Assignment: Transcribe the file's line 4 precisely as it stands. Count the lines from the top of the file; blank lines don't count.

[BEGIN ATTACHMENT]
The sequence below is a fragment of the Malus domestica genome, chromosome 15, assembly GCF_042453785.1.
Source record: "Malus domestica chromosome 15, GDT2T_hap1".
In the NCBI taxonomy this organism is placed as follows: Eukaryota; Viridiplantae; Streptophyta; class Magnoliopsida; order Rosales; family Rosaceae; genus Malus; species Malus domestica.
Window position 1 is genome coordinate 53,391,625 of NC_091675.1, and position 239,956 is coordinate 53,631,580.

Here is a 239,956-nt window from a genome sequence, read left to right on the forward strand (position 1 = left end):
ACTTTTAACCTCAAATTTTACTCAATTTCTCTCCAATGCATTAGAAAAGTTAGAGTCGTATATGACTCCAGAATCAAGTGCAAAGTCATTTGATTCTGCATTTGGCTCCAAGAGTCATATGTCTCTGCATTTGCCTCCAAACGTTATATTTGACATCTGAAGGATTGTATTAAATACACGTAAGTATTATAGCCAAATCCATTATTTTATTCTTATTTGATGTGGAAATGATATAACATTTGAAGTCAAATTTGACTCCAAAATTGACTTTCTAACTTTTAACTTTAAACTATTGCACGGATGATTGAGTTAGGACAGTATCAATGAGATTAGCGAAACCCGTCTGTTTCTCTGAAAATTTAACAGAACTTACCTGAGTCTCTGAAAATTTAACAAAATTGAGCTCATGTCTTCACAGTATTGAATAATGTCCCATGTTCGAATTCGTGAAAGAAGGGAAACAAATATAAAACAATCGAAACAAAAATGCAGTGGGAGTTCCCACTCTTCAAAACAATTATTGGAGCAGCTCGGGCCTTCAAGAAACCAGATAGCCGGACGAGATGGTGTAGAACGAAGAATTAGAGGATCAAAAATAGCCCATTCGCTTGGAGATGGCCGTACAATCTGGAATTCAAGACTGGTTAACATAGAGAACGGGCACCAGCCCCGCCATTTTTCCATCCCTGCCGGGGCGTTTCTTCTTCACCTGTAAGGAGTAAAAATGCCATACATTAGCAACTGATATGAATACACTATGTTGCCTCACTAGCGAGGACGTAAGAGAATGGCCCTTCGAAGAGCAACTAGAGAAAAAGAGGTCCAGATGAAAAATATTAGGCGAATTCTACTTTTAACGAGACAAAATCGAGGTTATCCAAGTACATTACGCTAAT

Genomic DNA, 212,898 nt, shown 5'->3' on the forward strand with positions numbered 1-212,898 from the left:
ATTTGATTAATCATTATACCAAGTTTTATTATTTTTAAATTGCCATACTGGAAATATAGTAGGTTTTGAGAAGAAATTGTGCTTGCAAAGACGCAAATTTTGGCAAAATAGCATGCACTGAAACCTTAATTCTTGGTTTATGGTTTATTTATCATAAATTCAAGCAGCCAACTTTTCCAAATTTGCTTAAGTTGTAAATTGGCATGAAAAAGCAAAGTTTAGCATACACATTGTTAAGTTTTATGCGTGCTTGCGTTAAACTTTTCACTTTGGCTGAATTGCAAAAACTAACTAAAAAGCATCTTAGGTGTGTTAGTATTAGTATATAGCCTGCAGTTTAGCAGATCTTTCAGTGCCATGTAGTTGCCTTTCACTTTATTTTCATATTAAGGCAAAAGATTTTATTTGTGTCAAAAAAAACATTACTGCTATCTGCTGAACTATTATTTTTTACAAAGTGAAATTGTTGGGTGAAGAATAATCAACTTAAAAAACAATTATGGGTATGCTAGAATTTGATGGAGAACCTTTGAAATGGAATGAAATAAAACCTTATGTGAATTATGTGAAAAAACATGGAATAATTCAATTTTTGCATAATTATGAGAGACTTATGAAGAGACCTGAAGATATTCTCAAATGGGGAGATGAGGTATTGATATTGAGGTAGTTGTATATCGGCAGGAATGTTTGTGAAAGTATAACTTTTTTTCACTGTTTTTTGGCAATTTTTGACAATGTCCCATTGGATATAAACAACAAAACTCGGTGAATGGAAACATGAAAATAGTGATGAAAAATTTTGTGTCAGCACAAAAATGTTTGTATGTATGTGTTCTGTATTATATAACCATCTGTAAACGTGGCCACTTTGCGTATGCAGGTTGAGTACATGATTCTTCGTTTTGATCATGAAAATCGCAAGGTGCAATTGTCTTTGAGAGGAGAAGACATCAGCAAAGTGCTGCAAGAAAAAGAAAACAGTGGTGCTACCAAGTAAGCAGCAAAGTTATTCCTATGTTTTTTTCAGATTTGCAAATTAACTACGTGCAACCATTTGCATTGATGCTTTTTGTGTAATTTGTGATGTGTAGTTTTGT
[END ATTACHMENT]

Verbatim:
Window position 1 is genome coordinate 53,391,625 of NC_091675.1, and position 239,956 is coordinate 53,631,580.